In 2008, an investigator at the credit union noticed a pattern among the transactions: Most of the people were similar ages, all of the withdrawals were made at Barona Casino and the checks looked alike, Deputy District Attorney Joan Stein said.

The credit union contacted the U.S. Secret Service, which started a 10-month investigation.

Authorities said Barona was used because the ATMs there, which are not owned by the credit union or the casino, allow much larger withdrawals.

The casino's surveillance system played an important role in the investigation, Edwin “Thorpe” Romero, chairman of the Barona Band of Mission Indians, said in a news release.

Some account holders admitted their role in the fraud, but gave agents incomplete names or nicknames to identify the ringleaders. The agents turned to San Diego police for help, and gang-unit detectives identified the leaders, Lansdowne said.

As law enforcement officers began interviewing people in December, the fraud stopped. Authorities also believe the equipment used to make the counterfeit checks was disposed of at that time.

On Tuesday, law enforcement officials spread out around the county to make arrests. Suspects were brought to the Qualcomm Stadium parking lot for processing.

Superior Court arraignments are scheduled to begin today. Account holders will probably be charged with fraud, a felony, which carries a maximum sentence of three years in prison. Because many of them have no criminal record, they will probably be sentenced, if convicted, to probation and ordered to pay back the credit union, said Stein, the prosecutor.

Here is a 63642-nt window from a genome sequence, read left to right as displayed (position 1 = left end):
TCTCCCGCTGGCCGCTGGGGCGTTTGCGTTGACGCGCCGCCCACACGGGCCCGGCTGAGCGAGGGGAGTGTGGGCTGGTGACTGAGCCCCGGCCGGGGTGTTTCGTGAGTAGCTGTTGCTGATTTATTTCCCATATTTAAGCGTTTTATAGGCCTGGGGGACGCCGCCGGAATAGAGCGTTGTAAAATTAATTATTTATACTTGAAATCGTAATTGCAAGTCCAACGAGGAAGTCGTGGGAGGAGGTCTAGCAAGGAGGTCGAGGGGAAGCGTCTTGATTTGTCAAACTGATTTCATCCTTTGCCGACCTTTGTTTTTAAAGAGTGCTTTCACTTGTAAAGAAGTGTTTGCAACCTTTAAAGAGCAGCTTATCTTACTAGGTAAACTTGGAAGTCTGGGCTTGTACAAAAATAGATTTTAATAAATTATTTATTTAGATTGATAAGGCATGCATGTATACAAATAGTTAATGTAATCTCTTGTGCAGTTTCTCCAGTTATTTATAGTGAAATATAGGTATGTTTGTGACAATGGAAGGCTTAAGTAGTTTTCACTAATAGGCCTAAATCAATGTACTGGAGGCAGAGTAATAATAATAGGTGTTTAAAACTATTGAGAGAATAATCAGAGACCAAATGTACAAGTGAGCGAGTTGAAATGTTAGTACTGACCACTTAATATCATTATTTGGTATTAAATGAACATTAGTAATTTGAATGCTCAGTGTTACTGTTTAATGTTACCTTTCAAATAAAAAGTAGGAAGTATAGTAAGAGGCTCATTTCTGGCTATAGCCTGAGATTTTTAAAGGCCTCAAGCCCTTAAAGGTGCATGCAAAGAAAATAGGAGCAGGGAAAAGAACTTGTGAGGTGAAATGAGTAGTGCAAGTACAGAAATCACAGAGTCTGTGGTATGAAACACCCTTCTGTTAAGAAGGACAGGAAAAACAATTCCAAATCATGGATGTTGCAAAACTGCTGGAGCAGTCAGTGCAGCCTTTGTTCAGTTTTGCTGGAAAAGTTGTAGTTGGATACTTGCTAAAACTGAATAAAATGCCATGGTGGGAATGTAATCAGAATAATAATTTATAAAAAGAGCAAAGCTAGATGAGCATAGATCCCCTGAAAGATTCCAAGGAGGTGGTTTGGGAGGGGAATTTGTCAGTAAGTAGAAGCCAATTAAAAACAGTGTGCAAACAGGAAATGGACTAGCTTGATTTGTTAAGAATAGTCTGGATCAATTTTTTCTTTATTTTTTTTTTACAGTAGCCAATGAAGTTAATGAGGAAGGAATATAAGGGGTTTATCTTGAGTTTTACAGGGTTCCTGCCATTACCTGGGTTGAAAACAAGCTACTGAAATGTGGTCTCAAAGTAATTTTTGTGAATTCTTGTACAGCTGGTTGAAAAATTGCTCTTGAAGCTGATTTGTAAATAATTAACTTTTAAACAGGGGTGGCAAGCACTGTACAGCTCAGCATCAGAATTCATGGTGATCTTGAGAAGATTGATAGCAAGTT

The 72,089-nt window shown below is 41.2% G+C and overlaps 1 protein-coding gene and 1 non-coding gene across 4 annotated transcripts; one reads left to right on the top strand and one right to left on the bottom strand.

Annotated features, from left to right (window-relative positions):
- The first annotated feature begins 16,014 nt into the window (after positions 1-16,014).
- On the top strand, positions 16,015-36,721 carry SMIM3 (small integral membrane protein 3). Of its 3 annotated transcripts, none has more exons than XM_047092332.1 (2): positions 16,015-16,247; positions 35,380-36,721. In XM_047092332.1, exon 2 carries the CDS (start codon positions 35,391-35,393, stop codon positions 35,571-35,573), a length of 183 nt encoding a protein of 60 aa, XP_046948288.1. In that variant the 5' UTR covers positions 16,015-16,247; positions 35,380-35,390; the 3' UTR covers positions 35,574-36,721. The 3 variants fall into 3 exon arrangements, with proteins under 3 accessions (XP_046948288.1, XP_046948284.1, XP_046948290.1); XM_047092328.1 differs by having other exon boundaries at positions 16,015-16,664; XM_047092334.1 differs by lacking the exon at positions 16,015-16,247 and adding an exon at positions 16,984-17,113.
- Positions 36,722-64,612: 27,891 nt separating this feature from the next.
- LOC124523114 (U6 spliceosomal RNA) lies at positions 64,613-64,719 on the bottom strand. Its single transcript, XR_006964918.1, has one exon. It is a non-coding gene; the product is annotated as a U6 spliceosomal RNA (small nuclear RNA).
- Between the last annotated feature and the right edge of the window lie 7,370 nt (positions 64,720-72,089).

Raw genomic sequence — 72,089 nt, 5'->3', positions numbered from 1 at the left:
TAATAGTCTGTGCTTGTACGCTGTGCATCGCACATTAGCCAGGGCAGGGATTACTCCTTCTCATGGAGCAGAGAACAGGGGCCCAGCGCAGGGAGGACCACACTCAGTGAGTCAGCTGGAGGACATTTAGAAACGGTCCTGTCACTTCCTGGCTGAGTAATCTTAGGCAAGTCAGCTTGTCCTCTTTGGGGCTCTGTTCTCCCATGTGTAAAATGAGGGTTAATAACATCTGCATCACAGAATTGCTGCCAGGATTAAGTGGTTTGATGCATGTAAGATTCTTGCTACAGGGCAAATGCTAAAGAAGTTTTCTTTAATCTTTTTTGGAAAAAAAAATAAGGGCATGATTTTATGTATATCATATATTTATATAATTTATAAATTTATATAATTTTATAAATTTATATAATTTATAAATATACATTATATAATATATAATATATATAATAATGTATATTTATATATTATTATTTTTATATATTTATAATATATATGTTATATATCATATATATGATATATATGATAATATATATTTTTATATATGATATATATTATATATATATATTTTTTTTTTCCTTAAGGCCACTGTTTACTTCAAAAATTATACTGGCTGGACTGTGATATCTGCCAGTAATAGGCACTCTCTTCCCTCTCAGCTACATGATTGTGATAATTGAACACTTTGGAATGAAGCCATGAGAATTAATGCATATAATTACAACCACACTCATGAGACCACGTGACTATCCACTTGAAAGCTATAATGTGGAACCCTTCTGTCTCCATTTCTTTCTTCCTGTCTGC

The implicated sailors are believed to be account holders.

The Naval Criminal Investigative Service was involved in the investigation.

The ringleaders face maximum sentences of about 17 years in prison, Stein said.

Staff writer Dana Littlefield contributed to this report.

Wednesday, May 13, 2009

Gang members attack former gang member
10:17 AM
By Chris Bone

Police arrested two suspected gang members Friday evening after they attacked a 23-year-old security guard at the Gilroy Premium Outlets in what sources said appeared to be revenge for his leaving the gang life.

Sgt. Jim Gillio would not confirm or deny if the victim from Morgan Hill, ever belonged to a criminal street gang, but sources suggested the young man was trying to turn his life around. Jerry Sarmientoluna, 21, and Nathaniel Gonzalez, 19, apparently weren't having it, though, when they approached the victim at his job just before 6 p.m. Friday and yelled gang slogans before attacking him with their hands and feet.

Witnesses called police while the incident occurred, and officers caught up with and arrested the suspects who fled on foot shortly thereafter. No weapons were used during the attack, which did not cause any serious injuries even though the victim his head against the cement, police said.